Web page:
It is no shock to hear that in the U.S., marijuana is the most widely used illegal drug. The numbers keep their steady rise as the U.S. Office of National Drug Control Policy estimates that 6,000 people each day will try the drug for the very first time. While the common use of this drug may imply that it is harmless or that it has no ill effects, this would be a strong and probably inaccurate assumption. Cannabis addiction is a real thing, and marijuana addiction treatment programs are as widely used as the drug itself.
For plenty of self described and diagnosed marijuana addicts, a marijuana book on the subject can aid them in coming to terms with their addiction. A marijuana book with useful advice too can help set them on straighter paths toward redemption in the form of marijuana treatment. The treatment they choose through reading the marijuana book could be something they try themselves or it may involve a formal cannabis treatment program. Whatever they choose, though, the goal of a book like this is to point out the dangers of the drug and help people overcome their drug induced demons.
Marijuana is nothing new, as any thoroughly researched marijuana book will point out. In fact, as long ago as 6,000 B.C., the Chinese used cannabis seeds as a source for food, and in 2,737 B.C. Chinese emperor Shen Nung used it to treat both rheumatism and gout. People have used the drug for centuries to treat a range of conditions, as have they used it to follow a certain lifestyle. It makes perfect sense, since the drug produces feelings of euphoria and helps alleviate certain side effects and conditions from chronic illnesses. It also makes sense since the cannabis plant can grow virtually anywhere and is extremely productive. It can grow one to two inches each day, can thrive in almost every ecosystem around the world and can grow as high as 18 feet tall.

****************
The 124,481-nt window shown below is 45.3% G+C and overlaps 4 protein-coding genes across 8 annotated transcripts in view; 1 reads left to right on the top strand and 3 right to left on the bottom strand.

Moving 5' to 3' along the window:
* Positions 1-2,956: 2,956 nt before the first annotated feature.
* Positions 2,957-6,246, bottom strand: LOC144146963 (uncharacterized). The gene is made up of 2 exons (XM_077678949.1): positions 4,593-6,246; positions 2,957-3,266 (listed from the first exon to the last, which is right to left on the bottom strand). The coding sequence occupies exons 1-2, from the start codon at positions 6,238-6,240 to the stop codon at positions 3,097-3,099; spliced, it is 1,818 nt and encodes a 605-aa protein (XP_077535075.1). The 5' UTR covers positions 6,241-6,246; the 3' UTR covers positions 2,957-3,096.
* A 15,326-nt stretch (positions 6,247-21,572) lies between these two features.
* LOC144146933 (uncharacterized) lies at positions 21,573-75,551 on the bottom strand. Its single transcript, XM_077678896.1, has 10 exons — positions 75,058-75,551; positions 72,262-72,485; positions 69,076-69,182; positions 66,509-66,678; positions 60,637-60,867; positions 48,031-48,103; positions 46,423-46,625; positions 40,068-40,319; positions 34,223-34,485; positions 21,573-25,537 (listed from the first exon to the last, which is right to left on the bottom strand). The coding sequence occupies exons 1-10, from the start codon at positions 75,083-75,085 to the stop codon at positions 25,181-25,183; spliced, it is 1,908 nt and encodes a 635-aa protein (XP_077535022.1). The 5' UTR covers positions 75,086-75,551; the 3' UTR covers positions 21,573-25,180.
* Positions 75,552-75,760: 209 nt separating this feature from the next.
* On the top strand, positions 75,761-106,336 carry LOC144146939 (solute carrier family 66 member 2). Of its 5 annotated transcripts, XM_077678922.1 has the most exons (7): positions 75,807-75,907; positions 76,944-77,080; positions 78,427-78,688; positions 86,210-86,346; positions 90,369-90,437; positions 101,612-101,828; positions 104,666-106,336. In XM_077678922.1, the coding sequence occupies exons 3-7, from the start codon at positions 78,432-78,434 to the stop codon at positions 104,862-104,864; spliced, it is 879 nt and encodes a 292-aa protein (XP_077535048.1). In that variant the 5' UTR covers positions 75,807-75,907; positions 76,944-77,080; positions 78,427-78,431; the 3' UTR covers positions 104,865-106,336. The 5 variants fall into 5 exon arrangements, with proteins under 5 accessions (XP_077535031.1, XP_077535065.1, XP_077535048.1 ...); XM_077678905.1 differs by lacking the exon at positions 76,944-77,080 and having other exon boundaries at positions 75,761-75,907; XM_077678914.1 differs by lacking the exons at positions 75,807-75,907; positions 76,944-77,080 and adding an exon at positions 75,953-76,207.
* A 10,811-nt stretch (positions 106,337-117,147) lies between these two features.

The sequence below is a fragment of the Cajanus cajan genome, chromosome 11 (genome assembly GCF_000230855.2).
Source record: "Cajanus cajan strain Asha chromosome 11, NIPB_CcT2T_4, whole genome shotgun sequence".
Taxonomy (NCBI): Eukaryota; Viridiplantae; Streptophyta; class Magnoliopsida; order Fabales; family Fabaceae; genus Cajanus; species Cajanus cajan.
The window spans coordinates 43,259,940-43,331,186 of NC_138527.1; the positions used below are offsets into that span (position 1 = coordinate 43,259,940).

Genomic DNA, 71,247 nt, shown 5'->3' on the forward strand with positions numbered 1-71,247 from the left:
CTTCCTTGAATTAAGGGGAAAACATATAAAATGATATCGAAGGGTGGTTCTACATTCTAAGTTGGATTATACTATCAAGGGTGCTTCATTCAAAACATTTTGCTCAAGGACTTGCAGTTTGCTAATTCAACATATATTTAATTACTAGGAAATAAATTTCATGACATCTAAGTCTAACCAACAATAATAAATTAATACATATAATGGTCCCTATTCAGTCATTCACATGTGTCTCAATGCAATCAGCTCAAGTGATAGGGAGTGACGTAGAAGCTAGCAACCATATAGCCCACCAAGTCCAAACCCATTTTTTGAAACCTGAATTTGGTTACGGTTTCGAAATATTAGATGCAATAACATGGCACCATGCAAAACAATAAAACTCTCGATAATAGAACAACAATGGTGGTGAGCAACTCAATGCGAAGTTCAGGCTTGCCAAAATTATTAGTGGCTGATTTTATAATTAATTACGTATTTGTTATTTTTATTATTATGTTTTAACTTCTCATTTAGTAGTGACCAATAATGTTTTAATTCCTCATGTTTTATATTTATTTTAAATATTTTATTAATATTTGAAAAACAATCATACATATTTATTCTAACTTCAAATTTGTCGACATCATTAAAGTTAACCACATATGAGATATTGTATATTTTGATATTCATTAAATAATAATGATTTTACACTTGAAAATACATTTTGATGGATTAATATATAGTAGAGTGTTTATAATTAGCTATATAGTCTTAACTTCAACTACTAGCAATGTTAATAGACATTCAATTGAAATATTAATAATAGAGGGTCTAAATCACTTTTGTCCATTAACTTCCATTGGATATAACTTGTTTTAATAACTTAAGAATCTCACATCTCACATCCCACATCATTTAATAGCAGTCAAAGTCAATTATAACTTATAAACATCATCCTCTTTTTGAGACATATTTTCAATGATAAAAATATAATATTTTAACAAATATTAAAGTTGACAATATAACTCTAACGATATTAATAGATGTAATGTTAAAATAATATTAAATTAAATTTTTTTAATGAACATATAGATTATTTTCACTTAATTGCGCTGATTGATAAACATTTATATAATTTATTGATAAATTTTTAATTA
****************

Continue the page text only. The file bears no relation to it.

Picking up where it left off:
However, with today’s rampant drug use, the conditions around which marijuana is used have changed, with high schoolers and even those younger trying it out to see how it feels for them. According to virtually every marijuana book out there, these kids are not using the drug to treat conditions or alleviate pain. It is becoming just what those against marijuana have called it for years, a gateway drug. In 2011, 22.6 percent of U.S. high school seniors had used the drug in the past month. Compare that with 18.7 percent of kids who had smoked cigarettes, and you get the idea.